Right now my heart is feeling the excitement of writing, but it’s not being strengthened as it would be if I were out walking. It feels like my arse is spreading in this chair, where I’m barely moving. I missed the sunset and it’s dark out now, but electric light is coming from a lamp and emanating from the screen, going directly into my eyes. What I hear, though, is thunder, light raindrops and a toad. In this Sonoran desert town we’ve all been thirsty for falling water, because we didn’t have a rainy season last year—only one rain when there should have been at least twenty. People called it the Non-soon. It was similar to having Death Valley temperatures in Seattle, or no snow all winter in Minnesota.
I can’t sit here any longer. I have to see what’s happening out there. Excuse me, but I’m going out.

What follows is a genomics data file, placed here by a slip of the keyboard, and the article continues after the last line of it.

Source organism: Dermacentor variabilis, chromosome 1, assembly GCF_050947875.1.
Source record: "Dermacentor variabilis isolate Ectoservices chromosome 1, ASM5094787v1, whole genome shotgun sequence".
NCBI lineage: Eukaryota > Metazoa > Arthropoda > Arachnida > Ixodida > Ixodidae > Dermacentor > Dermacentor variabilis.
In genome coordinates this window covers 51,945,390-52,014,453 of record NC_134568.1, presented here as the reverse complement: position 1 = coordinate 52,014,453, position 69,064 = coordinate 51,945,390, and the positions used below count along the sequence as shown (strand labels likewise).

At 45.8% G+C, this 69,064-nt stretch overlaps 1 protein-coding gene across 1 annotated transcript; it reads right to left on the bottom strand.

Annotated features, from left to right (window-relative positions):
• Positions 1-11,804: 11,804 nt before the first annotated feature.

Okay, I’m back at the computer. I had a mild adventure. Leaving my dry room, I felt a heavy mist brushing my body, or maybe it was heavy enough to be called rainfall, I didn’t know. I would get wet. I listened for the direction of the toad’s call to locate him. (I knew it was a he because the females are silent) It didn’t surprise me that I found him in my little puddle of a pond where toads had shown up every year. Tonight, five toads sat in the pond, but only one little chap was croaking, sounding like a lamb baa-ing . He was also puffing out his throat into a white-marble sac and then withdrawing it, in an off-on rhythm of a few seconds. The whole while he stared at me with his gold-foil eyes and lens-shaped pupils. I stared back. Which of the other toads were just males not in the mood, and which were females? Would there be more mating tonight? Eggs in the morning? The last rain’s tadpoles had all been eaten by dragonfly larvae—every last one of, certainly, thousands. I’d tried different ways to save these tadpoles in the past—scooping them up with a net and putting them in a large container of clean water. But somehow the dragonfly nymphs always appeared like magic, small, but growing quickly on their abundant prey. Nature was magic. Nature was cruel. For sure, Nature was always presenting new mysteries. I smiled to myself in the dark, in the mist.